Day 6 in Mexico City: The Pyramids


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Rachael and I ate breakfast at Lalo again (I can’t quit you Lalo).

I had an almond-inspired breakfast of almond croissant and almond milk latte and huevos rancheros (not so almondy).

Rachael got a white chocolate pastry and some egg bean thing (not pictured).

The Journey to the Pyramids

The bus station (our bus was not as nice as those pictured above)

We went to the bus station afterward. I’d heard about armed robberies on the bus to teotihuacan, and Rachael and I packed light just in case. Literally seconds after the bus left the terminal and turned down an alley, a bunch of guys in black leather jackets boarded. Rachael and I were concerned for a second…until they pulled out their guitars and started playing. Rachael took some pictures, and I joked it was part of their scheme to get all the tourists to take out their valuable phones and cameras. After playing for a few minutes, they collected some tips and got off at a rest stop. An armed police officer got on at that point and walked up and down the aisle filming everyone and then got off.

The bus ride was really cool. We got to see places outside Mexico city and also just how large Mexico City is. The houses and neighborhoods seemed to go on all the way to the horizon.


New hat, who dis?

We got off at Teotihuacan and bought hats for ourselves since there was no shade then walked into the complex. It was huge and it seemed to go on forever. Each time we walked towards a pyramid or temple, another area seemed to open up. You could easily spend an entire day there.

Temple of the Feathered Serpent in the center

There were vendors selling whistles that sounded like jaguars and other trinkets like decorative axes, masks, and jewelry. We walked past the first group of them by gate 1 and walked up to the Temple of the Feathered Serpent, the third largest pyramid at Teotihuacan.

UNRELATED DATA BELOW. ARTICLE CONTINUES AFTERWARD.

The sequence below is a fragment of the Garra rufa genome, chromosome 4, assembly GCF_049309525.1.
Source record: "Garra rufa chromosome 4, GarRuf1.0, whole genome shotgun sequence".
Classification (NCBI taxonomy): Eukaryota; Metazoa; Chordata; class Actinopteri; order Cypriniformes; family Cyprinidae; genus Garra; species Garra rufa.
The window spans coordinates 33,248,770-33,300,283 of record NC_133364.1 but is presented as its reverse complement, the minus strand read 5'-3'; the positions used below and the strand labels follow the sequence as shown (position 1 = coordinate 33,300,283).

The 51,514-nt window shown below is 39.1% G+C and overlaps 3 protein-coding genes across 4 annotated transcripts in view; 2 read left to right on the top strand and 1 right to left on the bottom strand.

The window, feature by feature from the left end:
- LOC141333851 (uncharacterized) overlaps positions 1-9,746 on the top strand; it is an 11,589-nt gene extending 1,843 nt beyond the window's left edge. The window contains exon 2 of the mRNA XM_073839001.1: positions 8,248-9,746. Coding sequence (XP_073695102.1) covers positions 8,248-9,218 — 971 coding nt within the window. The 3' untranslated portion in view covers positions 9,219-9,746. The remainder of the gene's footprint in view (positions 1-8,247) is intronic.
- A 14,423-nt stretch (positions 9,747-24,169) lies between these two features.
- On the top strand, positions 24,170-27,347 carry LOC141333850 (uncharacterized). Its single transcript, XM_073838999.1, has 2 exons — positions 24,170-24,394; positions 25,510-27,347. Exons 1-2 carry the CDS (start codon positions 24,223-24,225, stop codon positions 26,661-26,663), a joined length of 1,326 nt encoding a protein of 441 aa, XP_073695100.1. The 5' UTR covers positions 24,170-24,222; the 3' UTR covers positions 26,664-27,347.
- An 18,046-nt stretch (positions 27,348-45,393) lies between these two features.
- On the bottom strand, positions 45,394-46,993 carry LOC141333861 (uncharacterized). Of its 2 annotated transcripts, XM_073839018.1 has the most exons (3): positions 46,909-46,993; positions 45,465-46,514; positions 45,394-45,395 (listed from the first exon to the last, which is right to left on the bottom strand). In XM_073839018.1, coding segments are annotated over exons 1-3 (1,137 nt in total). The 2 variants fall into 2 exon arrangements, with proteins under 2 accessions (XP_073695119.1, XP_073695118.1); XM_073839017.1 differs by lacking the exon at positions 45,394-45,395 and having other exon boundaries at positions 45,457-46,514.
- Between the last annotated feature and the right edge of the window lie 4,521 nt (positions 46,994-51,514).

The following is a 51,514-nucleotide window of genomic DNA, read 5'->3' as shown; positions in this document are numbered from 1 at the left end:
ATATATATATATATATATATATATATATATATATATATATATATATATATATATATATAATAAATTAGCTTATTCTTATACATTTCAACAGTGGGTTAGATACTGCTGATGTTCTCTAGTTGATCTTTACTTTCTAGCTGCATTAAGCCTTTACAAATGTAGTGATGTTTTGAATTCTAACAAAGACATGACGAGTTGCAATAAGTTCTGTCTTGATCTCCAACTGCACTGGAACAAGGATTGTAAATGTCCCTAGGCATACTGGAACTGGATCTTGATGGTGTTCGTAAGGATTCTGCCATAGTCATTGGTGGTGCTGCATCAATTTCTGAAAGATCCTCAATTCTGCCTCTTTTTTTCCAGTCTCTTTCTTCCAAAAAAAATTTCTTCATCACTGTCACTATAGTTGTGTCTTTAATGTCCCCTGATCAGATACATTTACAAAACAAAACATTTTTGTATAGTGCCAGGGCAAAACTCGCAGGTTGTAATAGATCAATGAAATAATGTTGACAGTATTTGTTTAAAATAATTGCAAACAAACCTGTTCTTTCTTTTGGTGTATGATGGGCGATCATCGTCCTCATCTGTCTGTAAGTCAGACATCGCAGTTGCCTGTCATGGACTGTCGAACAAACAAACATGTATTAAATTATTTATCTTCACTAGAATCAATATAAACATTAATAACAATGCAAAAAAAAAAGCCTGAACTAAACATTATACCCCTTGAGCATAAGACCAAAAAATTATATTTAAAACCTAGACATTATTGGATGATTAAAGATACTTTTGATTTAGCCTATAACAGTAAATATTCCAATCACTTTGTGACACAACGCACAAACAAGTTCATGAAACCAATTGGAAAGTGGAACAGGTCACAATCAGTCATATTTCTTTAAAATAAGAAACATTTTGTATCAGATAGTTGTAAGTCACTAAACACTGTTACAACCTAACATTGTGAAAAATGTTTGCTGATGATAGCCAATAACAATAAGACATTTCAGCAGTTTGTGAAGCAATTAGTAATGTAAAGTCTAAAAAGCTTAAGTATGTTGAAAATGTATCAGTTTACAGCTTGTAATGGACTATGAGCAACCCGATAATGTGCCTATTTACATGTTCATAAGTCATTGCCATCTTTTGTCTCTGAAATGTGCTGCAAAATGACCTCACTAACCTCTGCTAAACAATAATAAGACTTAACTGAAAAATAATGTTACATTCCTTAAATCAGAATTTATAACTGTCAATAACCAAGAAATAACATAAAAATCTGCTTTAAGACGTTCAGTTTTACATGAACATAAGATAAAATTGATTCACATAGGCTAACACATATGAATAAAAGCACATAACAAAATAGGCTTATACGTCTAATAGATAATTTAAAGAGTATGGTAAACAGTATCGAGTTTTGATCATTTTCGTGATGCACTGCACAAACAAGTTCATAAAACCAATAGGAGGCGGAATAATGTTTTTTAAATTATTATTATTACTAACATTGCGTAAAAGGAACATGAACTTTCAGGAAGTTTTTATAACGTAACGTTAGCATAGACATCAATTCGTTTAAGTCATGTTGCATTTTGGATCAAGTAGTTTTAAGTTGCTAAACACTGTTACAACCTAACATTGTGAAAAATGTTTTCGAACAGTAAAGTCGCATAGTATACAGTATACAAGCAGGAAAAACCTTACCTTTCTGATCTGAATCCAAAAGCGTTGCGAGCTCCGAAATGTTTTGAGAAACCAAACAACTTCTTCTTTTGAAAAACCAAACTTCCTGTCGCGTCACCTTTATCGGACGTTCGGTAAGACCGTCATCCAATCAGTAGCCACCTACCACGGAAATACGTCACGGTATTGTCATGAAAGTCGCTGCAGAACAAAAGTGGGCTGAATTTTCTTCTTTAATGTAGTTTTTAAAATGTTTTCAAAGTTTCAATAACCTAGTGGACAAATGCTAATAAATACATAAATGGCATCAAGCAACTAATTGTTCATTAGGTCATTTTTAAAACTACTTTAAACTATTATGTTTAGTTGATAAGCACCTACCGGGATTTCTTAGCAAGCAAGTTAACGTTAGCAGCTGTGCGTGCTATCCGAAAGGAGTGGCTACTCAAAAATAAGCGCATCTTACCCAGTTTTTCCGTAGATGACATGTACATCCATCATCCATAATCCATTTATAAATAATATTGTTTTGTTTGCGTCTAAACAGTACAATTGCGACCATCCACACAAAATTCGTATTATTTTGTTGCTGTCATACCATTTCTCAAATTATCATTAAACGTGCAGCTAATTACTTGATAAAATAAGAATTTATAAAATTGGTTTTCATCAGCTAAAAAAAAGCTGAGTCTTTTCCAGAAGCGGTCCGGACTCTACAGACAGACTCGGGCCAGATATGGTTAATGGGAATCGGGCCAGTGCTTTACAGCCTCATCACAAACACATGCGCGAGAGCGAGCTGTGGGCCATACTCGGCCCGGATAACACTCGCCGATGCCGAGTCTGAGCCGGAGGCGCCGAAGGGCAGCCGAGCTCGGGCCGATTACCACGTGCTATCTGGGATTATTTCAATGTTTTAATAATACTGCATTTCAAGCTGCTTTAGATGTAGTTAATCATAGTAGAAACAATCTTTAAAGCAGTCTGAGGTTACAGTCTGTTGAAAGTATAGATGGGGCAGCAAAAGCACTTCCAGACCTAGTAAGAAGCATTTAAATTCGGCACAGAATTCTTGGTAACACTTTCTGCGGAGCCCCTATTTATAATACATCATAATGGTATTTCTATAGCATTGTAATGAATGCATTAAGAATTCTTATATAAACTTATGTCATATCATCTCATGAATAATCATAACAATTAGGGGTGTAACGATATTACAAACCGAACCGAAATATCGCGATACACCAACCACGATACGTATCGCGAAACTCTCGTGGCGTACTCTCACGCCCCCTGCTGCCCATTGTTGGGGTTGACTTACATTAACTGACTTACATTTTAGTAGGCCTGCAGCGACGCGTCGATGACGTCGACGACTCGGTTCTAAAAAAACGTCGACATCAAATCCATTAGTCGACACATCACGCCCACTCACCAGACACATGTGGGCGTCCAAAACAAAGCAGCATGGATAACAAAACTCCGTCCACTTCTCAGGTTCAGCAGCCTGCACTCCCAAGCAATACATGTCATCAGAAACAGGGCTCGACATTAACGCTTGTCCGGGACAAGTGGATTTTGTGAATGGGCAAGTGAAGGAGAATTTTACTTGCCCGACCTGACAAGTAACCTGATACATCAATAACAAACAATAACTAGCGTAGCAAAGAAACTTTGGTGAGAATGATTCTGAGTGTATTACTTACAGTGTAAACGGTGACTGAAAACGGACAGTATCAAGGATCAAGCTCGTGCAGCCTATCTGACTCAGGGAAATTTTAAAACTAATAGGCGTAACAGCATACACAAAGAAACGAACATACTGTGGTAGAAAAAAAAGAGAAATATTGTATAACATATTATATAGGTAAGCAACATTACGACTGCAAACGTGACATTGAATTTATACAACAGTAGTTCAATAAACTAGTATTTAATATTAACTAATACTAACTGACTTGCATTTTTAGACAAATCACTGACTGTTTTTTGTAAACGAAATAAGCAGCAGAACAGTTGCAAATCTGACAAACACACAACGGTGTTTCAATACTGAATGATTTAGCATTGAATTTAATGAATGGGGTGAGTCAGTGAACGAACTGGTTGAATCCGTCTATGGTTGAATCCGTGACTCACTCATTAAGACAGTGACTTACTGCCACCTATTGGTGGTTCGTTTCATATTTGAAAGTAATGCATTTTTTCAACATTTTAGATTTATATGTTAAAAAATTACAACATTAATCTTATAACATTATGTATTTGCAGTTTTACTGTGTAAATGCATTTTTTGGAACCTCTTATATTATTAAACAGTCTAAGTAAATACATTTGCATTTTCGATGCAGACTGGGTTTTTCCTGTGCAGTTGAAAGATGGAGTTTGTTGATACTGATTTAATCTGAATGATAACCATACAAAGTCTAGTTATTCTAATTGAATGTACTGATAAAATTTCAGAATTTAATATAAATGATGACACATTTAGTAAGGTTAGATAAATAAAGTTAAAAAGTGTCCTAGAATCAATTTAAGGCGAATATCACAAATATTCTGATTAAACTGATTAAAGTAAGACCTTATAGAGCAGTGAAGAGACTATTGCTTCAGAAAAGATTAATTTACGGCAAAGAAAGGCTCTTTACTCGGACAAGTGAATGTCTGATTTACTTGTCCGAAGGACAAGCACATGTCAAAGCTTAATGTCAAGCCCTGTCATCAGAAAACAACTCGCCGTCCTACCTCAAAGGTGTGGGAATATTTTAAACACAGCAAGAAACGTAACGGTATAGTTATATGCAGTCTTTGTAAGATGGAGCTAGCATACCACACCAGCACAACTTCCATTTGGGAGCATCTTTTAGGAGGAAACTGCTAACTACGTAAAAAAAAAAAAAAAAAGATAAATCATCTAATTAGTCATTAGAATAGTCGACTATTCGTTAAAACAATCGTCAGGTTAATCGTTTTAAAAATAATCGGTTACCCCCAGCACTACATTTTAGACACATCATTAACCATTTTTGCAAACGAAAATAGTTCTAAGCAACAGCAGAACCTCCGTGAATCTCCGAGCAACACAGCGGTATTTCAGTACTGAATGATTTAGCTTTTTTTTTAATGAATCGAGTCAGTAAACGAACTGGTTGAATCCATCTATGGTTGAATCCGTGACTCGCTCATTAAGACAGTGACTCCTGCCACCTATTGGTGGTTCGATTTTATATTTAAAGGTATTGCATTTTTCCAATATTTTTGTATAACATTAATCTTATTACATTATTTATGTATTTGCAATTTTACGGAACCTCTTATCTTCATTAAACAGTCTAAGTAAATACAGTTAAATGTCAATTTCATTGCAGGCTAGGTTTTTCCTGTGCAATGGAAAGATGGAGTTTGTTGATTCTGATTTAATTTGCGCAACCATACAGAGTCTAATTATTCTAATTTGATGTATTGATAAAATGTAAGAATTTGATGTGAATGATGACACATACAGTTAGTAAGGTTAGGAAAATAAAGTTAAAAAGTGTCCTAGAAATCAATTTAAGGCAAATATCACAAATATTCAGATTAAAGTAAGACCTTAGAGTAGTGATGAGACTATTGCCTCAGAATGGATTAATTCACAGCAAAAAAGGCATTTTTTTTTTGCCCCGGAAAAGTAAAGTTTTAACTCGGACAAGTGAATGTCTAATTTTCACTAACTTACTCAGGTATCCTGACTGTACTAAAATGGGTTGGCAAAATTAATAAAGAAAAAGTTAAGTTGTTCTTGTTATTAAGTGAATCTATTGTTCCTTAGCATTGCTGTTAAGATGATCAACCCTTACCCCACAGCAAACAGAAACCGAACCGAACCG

From there we walked along the Avenue of the Dead and crossed two sunken patios. It was remarkable to see how intact everything was. You could see clear outlines of where walls once stood and the stairs were all intact enough to be climbable in most places.

There were lots of stray dogs around the grounds as well. they would take naps in the shade of the ruins and use the small tunnels, originally meant for irrigation, for getting around. They didn’t pay much attention to us, they just went about their own business.

Dogs napping in the shade of the ruins

The Pyramid of the Sun

Pyramid of the Sun

After crossing the sunken patios, we made our way to the Pyramid of the Sun, the largest pyramid in Teotihuacan. It stands an impressive 233 feet and we climbed all of the stairs leading up to it (Update: I’ve got sick quads now).

The Pyramid of the Moon

The Pyramid of the Moon is the second largest of the pyramids at Teotihuacan, and fortunately for my sore legs, you can only climb halfway up it. In my opinion, this is the steepest of the pyramids. My legs were shaking a bit by the time I made this ascent. However, I’m glad I made the climb. The Pyramid of the Moon offered the best view of the Teotihuacan site. You could see straight down the Avenue of the Dead to the Temple of the Feathered Serpent and also the Pyramid of the Sun to the left of it.

Last Stop Palace of Quetzalpapálotl

After descending the Pyramid of the Moon, Rachael and I visited the Palace of Quetzalpapálotl, which still had some paint on the walls.

Ramen Dinner

That night Rachael and I went out for Valentines Day and got some Ramen. It was a great wrap up to our day.

Ramen to end the day

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